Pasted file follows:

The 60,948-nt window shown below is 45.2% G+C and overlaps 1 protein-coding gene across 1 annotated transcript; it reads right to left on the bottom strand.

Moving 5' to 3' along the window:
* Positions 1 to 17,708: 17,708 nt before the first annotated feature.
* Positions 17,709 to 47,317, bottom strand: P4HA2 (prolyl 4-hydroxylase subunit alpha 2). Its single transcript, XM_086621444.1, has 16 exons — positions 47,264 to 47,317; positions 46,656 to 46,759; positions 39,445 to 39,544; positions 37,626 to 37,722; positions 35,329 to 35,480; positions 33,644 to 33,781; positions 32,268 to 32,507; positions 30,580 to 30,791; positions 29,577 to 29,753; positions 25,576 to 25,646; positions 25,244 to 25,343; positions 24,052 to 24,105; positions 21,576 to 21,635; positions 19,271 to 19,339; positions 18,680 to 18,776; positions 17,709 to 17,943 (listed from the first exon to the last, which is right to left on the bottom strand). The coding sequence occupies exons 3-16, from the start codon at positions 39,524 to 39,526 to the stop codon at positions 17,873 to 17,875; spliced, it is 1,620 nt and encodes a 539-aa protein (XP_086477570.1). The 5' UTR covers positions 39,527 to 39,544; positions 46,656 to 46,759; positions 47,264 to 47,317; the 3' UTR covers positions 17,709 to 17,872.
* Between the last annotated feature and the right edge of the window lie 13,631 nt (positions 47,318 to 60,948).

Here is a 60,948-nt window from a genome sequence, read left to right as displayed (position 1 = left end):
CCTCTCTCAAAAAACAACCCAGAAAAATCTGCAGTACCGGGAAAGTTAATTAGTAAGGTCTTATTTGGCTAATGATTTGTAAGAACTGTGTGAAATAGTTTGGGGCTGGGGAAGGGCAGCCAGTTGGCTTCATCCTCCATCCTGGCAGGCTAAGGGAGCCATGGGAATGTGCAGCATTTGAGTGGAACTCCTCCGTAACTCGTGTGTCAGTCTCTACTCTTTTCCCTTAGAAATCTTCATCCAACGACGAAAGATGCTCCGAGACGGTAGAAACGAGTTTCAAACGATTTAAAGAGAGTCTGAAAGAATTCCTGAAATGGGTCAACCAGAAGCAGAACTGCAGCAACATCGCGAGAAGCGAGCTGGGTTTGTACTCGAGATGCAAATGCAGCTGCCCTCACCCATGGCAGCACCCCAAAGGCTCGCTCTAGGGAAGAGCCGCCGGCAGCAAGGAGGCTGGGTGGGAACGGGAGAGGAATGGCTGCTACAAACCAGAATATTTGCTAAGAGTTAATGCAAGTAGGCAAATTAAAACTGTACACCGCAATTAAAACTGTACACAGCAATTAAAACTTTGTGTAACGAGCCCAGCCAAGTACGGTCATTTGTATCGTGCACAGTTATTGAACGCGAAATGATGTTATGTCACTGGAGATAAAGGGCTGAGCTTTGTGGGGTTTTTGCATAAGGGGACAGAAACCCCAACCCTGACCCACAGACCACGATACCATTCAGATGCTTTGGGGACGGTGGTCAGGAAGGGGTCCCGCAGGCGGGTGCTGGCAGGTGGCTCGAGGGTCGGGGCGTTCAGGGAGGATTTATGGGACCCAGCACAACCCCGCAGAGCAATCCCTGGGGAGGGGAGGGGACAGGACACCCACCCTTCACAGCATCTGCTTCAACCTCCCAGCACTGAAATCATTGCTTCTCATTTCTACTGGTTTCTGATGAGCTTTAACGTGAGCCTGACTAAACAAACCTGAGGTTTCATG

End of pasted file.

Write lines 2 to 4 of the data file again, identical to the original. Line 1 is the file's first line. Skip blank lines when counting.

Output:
Moving 5' to 3' along the window:
* Positions 1 to 17,708: 17,708 nt before the first annotated feature.
* Positions 17,709 to 47,317, bottom strand: P4HA2 (prolyl 4-hydroxylase subunit alpha 2). Its single transcript, XM_086621444.1, has 16 exons — positions 47,264 to 47,317; positions 46,656 to 46,759; positions 39,445 to 39,544; positions 37,626 to 37,722; positions 35,329 to 35,480; positions 33,644 to 33,781; positions 32,268 to 32,507; positions 30,580 to 30,791; positions 29,577 to 29,753; positions 25,576 to 25,646; positions 25,244 to 25,343; positions 24,052 to 24,105; positions 21,576 to 21,635; positions 19,271 to 19,339; positions 18,680 to 18,776; positions 17,709 to 17,943 (listed from the first exon to the last, which is right to left on the bottom strand). The coding sequence occupies exons 3-16, from the start codon at positions 39,524 to 39,526 to the stop codon at positions 17,873 to 17,875; spliced, it is 1,620 nt and encodes a 539-aa protein (XP_086477570.1). The 5' UTR covers positions 39,527 to 39,544; positions 46,656 to 46,759; positions 47,264 to 47,317; the 3' UTR covers positions 17,709 to 17,872.